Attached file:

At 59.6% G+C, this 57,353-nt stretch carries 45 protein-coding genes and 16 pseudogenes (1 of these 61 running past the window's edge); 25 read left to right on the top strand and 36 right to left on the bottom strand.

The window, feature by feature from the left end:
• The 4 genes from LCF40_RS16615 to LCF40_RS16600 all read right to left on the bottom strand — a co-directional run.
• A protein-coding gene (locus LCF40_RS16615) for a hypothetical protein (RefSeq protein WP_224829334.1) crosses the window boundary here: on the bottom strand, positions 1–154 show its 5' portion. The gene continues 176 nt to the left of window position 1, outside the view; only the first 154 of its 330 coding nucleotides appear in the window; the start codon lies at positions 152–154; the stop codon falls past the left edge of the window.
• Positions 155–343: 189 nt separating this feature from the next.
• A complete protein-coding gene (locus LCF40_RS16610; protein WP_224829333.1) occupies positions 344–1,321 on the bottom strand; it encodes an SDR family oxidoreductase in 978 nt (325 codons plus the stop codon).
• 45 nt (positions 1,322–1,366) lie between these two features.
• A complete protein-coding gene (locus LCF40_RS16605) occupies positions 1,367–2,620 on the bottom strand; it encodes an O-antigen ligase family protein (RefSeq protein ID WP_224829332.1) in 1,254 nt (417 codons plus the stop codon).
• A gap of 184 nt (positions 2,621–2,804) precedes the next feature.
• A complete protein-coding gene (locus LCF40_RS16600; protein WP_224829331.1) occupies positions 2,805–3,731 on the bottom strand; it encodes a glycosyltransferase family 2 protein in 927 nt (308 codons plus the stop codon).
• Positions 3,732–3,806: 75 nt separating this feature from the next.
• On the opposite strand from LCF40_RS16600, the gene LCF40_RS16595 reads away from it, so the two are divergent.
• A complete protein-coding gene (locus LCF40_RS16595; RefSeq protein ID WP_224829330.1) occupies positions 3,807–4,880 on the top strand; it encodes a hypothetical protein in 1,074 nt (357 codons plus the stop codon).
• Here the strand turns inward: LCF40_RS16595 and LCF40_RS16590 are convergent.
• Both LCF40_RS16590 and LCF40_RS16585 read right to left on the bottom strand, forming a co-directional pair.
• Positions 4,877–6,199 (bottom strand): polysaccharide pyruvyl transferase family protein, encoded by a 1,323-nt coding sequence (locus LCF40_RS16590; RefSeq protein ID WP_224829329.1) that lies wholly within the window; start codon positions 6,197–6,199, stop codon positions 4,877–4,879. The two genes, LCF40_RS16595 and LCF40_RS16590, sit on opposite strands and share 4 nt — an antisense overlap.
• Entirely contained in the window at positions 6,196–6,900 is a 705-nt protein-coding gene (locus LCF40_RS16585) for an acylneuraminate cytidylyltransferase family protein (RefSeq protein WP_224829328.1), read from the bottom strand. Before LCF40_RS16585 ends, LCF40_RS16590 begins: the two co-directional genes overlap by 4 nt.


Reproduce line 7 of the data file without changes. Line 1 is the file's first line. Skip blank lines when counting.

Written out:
• 45 nt (positions 1,322–1,366) lie between these two features.